View Full Version : Hello
07-14-2008, 04:40 PM
Unfortunately I couldn't think up a more unique title for this message. Hi everybody, I'm Aabra. Since I've discovered the wonders of the Maptool program to play D&D I wanted to create maps for it and that's lead me here. From what I've read and seen so far this place looks like it will be an invaluable resource for me.
I'm extremely new to mapping and I've never really been a photoshop guru although I know some of the basics. Hopefully I can change that with your help. Here's a map that I'm working on - my first one! It's a small city for a campaign I'm trying to put together. (Planning on converting the Sunless Citadel to 4E, but we'll see how it pans out.)
Ya, I know that I've shamelessly used a lot of images that you can find on the rpgmapshare website but it's what guys like me with absolutely no talent have to resort to! Any quick suggestions that a novice like me could do to improve it?
One quick question actually - I'm looking for some nice compasses to put on maps. Where can I find a good selection?
07-14-2008, 06:03 PM
That's what rpgmapshare is for; no need to apologize for that!
rpgmapmaker has generously shared a number of Photoshop brushes, including some compasses here: http://www.cartographersguild.com/showthread.php?t=2078
You might also browse through the Mapping Challenges forum, as there was a challenge last year to create a compass, and some very nice pieces of art were submitted there.
You've got a pretty good start on your map already. The buildings don't look like they're quite part of the environment yet. A bit of shadow would probably remedy that. The easy way is a simple drop shadow layer style.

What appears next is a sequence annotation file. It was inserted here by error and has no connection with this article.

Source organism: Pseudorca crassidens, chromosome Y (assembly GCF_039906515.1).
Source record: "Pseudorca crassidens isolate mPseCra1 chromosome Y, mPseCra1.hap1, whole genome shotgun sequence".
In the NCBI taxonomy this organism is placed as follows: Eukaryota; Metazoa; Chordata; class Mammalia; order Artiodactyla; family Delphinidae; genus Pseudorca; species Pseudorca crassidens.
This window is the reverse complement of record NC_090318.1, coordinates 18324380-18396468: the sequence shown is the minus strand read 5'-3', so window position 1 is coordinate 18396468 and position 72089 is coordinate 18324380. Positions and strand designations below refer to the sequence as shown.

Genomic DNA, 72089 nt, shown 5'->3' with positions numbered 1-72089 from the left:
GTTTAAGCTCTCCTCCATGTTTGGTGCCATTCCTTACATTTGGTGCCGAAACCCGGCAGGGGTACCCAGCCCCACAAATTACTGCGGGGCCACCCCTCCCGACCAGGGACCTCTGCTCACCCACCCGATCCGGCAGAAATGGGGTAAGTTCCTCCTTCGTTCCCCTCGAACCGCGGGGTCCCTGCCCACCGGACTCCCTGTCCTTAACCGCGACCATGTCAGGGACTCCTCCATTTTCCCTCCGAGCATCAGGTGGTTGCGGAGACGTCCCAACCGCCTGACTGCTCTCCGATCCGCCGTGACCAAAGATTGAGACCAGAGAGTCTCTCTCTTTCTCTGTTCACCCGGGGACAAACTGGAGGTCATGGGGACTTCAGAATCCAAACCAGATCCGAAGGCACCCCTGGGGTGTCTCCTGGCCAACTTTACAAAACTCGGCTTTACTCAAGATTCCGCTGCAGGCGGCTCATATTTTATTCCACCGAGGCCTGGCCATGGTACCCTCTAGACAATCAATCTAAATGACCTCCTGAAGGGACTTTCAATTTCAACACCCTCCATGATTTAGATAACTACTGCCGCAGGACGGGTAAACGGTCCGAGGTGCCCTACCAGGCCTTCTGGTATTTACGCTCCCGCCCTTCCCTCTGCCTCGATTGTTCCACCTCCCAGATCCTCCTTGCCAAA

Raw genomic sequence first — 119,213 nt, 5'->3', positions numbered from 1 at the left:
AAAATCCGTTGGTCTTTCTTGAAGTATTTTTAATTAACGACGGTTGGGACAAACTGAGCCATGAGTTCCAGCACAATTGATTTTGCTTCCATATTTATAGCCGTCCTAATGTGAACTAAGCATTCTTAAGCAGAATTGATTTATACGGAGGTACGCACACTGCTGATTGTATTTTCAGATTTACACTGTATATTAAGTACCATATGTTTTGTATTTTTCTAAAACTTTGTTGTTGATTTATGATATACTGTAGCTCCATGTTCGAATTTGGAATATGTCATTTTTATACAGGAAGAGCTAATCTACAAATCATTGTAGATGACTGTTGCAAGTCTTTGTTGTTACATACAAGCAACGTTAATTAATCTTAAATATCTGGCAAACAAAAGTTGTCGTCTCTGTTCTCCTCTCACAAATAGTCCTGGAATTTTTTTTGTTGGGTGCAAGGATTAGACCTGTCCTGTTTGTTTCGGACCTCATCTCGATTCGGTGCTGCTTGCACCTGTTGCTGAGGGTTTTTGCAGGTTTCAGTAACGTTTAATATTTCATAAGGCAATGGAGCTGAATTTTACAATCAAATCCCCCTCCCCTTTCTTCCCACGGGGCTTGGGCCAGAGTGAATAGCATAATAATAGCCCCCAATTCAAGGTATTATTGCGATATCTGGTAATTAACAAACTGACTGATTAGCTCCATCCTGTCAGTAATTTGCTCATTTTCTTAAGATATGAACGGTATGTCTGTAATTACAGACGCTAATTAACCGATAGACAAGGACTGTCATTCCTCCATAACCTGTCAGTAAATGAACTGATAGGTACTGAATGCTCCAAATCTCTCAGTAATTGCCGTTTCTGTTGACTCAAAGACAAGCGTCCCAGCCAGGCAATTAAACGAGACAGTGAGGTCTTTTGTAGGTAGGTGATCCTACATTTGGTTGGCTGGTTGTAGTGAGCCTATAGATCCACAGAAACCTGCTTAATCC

Remember to try to have all your shadows pointed the same direction. I see that the grey building near the bottom of the map has strong shadows on the north-west side, but there's a rock that is shadowed on the south-east. Obviously, it's probably easier to rotate the rock than the building, so I'd operate under the assumption that the light is coming from the south.
Welcome to the Guild, and I hope you enjoy your time here!
07-14-2008, 07:40 PM
Thanks for the tips. I added the drop shadows as well as a compass I found in the challenge section. Wow were there ever some great entries for that. Here's the latest version of my map with the compass and shadows. I'm going to change the text for Oakhurst... it's just temporary for now.
I was hoping to add some subtle variation in the land so it doesn't look quite so flat and artificial. Is there a good tutorial on how to do that somewhere? I spent several hours yesterday going through the tutorials section but there are so many that it's hard to find what you want. (Even when searching.)
Any other suggestions of course would be appreciated. Man I feel like this thread should almost be moved to another forum as it's moving away from the hello topic. :D
What software are you using?
If your software supports layers, just create a B&W cloud layer and set it on top in overlay mode:
That was over the whole map, of course, you would just do it to the grass.
A couple of other quick pointer....
- The length of the drop shadow is proportional to the height. SO building should have a longer shadow than the rocks.